Chapter 1. Covalent Bonding and Shape of Molecules

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1 Learning objectives: hapter 1. ovalent Bonding and Shape of Molecules 1. Write the ground-state electron configuration. 2. Draw Lewis structure. 3. Use electronegativity to predict polarized and non-polarized bond. 4. Use VSEPR theory to predict the hybridization, bond angles, and geometry of an atom or molecule. 5. Recognize polar and non-polar molecules 6. Draw resonance structures by moving electron(s), and predict the order of stability for these resonance structures. 7. Recognize functional groups, such as alcohol, aldehyde, ketone, carboxylic acid, and amine. Sections to be covered: 1.1 Introduction # 1.2 Electron Structure of Atom 1.3 Lewis Model of Bonding * 1.4 Bond Angles and Shapes of Molecules * 1.5 Polar and Nonpolar Molecules 1.6 Resonance * 1.6 rbital verlap (Valence Bond) Model of ovalent Bonding * 1.7 Functional Groups * Sections that will be focused # Sections that will be skipped Recommended additional problems 1.17 to

2 1.2 Electron Structure of Atom A. Electron onfiguration of Atoms (i) Each atomic orbital can hold up to two electrons with their spin paired (opposite spin). energy spin paired (opposite spin) (ii) Fill electrons into atomic orbitals in order of increasing energy from lowest to highest. Know the energy level of basic atomic orbitals. (iii) For orbitals with equivalent energy, fill in one electron to each equivalent orbital before completely filling any one of these equivalent orbitals. energy equivalent orbitals energy equivalent orbitals 2

3 Examples: : e: Li: : N: : Na: P: B. Lewis Structures Know the number of valence electrons. Ne 1.3 Lewis Model of Bonding A. Formation of Ions (ctet rule, Anion and ation) Na Mg F 3

4 B. Formation of hemical Bond Ionic bond Nal ovalent bond 4. Electronegativity and hemical Bonds (i) Tendency of electronegativity on periodic table (ii) Important electronegativity : F: Li: : N: : 4

5 (iii) Electronegativity and chemical bonds Ionic bond Polar bond ovalent bond D. Drawing Lewis Structures of Molecules and Ions (i) Determine the number of valence electrons (ii) Know the number of legible (optimal) bonds and lone pair electrons for the commonly seen atoms: N F (l, Br, I) (iii) Determine the arrangement of atoms. Identify the enter Atom(s) (iv) Show the chemical bond as single line and non-bonding electrons as a pair of Lewis dots. 5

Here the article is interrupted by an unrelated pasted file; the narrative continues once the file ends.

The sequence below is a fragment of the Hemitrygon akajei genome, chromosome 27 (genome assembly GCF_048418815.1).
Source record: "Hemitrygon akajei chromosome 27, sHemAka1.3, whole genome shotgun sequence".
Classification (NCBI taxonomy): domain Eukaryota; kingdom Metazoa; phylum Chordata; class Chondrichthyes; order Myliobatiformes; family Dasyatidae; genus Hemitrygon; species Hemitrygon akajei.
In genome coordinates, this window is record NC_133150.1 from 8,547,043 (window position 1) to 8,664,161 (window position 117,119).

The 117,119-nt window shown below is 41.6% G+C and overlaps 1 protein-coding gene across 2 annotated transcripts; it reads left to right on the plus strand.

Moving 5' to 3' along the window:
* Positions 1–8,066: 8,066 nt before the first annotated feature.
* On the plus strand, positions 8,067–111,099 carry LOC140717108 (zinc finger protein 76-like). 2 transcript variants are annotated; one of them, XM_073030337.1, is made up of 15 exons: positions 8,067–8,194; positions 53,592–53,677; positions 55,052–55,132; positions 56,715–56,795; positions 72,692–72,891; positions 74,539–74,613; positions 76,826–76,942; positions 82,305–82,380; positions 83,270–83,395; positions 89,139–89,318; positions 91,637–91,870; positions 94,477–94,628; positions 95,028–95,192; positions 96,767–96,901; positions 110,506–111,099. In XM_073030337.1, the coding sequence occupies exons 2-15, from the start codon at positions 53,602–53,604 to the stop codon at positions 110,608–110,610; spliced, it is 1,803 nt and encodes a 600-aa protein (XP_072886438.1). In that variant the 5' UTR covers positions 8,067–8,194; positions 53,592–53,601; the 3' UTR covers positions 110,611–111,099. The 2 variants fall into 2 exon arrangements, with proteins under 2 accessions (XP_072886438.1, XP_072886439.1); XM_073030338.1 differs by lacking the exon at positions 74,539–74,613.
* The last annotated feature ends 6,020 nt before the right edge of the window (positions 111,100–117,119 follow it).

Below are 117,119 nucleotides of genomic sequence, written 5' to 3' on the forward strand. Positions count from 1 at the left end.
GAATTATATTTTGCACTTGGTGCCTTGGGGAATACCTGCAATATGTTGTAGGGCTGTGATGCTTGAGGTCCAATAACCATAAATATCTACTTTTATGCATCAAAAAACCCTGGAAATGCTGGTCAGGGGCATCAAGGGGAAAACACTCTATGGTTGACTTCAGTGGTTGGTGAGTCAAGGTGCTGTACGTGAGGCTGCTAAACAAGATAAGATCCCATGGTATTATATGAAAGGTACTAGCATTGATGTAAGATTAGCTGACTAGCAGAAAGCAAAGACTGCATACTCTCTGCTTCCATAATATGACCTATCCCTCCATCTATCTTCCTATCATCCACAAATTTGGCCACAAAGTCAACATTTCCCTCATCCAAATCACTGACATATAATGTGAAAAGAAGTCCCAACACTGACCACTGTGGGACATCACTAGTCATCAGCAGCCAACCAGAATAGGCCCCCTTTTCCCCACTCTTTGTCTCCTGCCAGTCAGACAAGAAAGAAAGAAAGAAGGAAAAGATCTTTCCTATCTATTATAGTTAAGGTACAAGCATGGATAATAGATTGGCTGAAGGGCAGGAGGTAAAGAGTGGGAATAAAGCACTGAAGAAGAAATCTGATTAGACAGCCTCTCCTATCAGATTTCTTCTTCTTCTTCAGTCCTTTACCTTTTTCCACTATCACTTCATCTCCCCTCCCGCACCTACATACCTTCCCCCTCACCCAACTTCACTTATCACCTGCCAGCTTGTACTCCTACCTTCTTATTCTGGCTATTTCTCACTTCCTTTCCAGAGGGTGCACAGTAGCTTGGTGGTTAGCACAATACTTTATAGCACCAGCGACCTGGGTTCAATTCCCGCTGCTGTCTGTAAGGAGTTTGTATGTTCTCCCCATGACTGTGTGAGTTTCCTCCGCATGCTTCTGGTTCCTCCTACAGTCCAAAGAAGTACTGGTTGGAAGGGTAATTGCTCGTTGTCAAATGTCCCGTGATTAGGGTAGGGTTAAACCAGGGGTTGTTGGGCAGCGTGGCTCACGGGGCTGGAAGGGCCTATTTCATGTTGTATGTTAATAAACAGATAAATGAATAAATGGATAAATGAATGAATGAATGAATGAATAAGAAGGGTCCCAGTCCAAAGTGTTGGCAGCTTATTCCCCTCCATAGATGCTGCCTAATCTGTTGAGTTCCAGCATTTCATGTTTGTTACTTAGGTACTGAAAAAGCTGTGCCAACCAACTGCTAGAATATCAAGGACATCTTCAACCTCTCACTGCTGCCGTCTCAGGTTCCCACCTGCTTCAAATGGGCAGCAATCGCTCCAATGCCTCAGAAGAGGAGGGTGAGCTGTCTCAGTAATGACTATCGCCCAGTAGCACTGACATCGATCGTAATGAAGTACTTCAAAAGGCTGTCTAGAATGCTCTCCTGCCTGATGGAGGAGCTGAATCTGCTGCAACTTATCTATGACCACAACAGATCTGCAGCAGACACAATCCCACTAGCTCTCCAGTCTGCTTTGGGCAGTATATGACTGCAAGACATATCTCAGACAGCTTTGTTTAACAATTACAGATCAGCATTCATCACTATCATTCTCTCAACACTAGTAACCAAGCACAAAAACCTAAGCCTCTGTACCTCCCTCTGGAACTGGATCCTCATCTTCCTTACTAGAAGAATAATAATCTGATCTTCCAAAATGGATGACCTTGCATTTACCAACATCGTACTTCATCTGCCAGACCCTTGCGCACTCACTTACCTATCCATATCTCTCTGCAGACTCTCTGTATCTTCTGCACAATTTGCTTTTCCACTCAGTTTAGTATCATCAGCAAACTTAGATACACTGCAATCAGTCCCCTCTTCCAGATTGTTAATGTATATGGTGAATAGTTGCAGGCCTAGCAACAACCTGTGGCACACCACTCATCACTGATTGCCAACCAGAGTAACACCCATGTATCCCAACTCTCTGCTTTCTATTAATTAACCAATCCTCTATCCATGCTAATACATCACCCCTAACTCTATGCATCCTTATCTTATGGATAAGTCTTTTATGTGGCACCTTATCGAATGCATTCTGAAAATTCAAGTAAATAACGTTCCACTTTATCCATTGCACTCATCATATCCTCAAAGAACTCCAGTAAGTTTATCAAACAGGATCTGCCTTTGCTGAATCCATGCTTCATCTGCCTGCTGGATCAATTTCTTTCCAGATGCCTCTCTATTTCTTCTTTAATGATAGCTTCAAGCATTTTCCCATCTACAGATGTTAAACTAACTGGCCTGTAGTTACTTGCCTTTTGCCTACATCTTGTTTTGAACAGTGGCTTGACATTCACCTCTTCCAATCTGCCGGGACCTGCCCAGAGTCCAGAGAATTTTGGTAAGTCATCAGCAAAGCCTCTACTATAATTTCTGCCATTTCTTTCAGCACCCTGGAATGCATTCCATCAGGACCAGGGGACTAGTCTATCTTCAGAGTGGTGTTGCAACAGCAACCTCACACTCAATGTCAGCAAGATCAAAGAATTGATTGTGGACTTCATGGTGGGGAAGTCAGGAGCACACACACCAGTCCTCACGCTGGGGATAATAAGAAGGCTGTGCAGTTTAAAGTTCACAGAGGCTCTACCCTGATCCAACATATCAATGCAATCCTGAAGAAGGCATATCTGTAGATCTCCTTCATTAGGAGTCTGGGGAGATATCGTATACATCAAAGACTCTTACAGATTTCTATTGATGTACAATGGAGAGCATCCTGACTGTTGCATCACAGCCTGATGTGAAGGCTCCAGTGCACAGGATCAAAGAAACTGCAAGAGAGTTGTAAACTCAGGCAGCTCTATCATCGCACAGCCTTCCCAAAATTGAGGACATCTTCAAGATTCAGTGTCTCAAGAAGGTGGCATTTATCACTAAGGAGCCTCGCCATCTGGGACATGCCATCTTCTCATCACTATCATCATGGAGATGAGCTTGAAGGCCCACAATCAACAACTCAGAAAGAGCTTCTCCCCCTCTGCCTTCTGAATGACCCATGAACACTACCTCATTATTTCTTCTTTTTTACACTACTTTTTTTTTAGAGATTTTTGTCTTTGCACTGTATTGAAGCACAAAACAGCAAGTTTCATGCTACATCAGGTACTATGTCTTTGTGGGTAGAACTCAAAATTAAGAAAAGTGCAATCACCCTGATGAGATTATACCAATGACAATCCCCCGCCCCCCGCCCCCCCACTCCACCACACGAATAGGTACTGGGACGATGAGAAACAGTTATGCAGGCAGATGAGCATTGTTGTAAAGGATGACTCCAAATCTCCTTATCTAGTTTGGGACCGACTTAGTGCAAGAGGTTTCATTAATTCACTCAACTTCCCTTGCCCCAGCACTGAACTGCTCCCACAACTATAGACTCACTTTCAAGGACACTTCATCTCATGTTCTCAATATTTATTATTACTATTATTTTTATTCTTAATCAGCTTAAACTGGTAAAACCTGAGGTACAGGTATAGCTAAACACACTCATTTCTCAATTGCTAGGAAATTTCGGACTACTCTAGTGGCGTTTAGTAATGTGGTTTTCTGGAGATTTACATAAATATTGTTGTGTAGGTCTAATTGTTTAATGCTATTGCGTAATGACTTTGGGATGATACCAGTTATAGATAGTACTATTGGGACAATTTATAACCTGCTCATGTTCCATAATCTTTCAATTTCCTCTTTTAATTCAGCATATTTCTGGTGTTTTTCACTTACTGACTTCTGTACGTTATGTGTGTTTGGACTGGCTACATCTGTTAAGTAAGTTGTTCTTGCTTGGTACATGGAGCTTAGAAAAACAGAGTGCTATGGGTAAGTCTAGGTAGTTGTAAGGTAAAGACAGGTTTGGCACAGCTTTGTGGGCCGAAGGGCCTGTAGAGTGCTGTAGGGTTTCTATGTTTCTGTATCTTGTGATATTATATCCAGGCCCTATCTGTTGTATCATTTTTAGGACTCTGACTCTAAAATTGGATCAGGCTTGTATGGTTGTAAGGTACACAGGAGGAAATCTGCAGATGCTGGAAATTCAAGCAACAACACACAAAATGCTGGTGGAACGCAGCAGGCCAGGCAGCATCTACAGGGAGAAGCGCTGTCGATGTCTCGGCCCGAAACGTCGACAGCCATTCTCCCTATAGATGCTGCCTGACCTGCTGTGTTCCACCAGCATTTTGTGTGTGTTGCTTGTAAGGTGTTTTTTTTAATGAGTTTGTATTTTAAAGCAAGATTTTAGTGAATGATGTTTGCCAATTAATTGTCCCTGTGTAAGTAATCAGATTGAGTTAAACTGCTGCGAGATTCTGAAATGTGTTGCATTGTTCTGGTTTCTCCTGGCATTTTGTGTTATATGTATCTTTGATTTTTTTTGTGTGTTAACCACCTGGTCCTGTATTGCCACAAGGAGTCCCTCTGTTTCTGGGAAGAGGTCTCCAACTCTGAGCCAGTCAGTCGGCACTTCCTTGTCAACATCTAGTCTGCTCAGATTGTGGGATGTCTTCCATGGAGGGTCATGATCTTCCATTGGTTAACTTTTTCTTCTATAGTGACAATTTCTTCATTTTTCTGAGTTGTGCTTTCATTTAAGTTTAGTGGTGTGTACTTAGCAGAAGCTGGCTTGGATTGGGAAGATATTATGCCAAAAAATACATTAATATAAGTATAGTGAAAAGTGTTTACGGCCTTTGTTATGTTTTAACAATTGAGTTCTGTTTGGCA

6 (v) Use multiple bonds when necessary double and triple bond (vi) Pay attention to the octet rule Examples: 2 N 3 4 l

7 E. Formal harge (i) Know the number of valence electrons for the commonly seen atoms. (ii) Know the number of legible (optimal) bonds and the corresponding charge for the commonly seen atoms. (iii) Arrange atoms according to the guidelines of section 1.3.D. Examples: 3 N 3 N

8 1.4 Bond Angles and Shapes of Molecules (i) Valence-shell electron-pair repulsion (VSEPR) model Know the total number of σ bond(s) and lone-pair electron(s) for the center atom(s) Examples: 4 N (ii) Difference of σ bond and π bond (iii) Lone-pair electrons will not be considered as part of the shape of molecule. (iv) The total number of σ bond(s) and lone-pair electron(s) for the center atom(s) dictate the arrangement of atoms surrounding the center atom(s) thus shape of molecules around the center atom(s). Total Number Description of Shape Predicted Bond Angles Possible Variation ybridization of enter Atom(s) 2 Linear 180 SP 3 Trigonal Planar 120 Linear-like (two pairs of lone-pair electrons) Bent (planar, one pair of lone-pair electrons) SP 2 4 Tetrahedral Bent (planar, two pairs of lone-pair electrons) Pyramidal (one pair of lone-pair electrons) SP 3 8

9 1.5 Polar and Nonpolar Molecules Examples: (i) 2 (ii) 2 (iii) N 3 (iv) F 4 (v) 3 l 9

10 1.6 Resonance A. Theory and Representation of Resonance (i) Molecules could have more than one structure. (ii) π electrons and lone-pair electrons are potentially delocalizable (movable) but not the σ electrons. (iii) Indication of electron movement using curved arrow. Electron-pushing or arrow-pushing B. Rules for Writing acceptable Resonance Structures - Same number of valence electrons - Same position (connectivity) of atoms - bey rule of covalent bonding: No more than 2 valence electrons for 1 st row elements (, e). No more than 8 valence electrons (octet rule) for 2 nd row elements. 3 rd row elements (P, S) may have more than 8 valence electrons. 10

11 Examples: N 3 S 3 3 N 2 11

12 . Effect of Resonance (Supplementary Material) (i) More resonance structure, better stability (ii) Prediction of electron density distribution based on the stability among resonance structures (in order of significance): - Neutral molecule is generally more stable than charged molecule. - Molecule having all the 2 nd atoms meet the octet rule is more stable than the one that does not. - Negative charge locates on the atom with high electronegativity is preferred. - Wider separation of positive and negative charges is preferred. (iii) hemical properties of molecules can be predicted by resonance effect Examples: (i) Why ethanoic acid (acetic acid), 3 2 is a stronger acid than methanol, 3? (ii) Which atom in the structure below has the highest (or lowest) electron density? 2 (iii) utline the possible resonance structures and predict the order of stability. 2 12

13 1.6 rbital verlap (Valence Bond) Model of ovalent Bonding A. Shapes of Atomic rbitals 1S 2S 2P (2P x, 2P y, 2P z ) B. Formation of a ovalent Bond by the verlap of Atomic rbitals Types and characteristics of σ bond and π bond. ybridization of Atomic rbitals (Also see section 1.4) ybridization reduces the electron repulsion and increases the stability. D. SP 3 ybrid rbitals 4 N

14 E. SP 2 ybrid rbitals BF 3 2 F: SP ybrid rbitals

15 1.7 Functional Groups - -N

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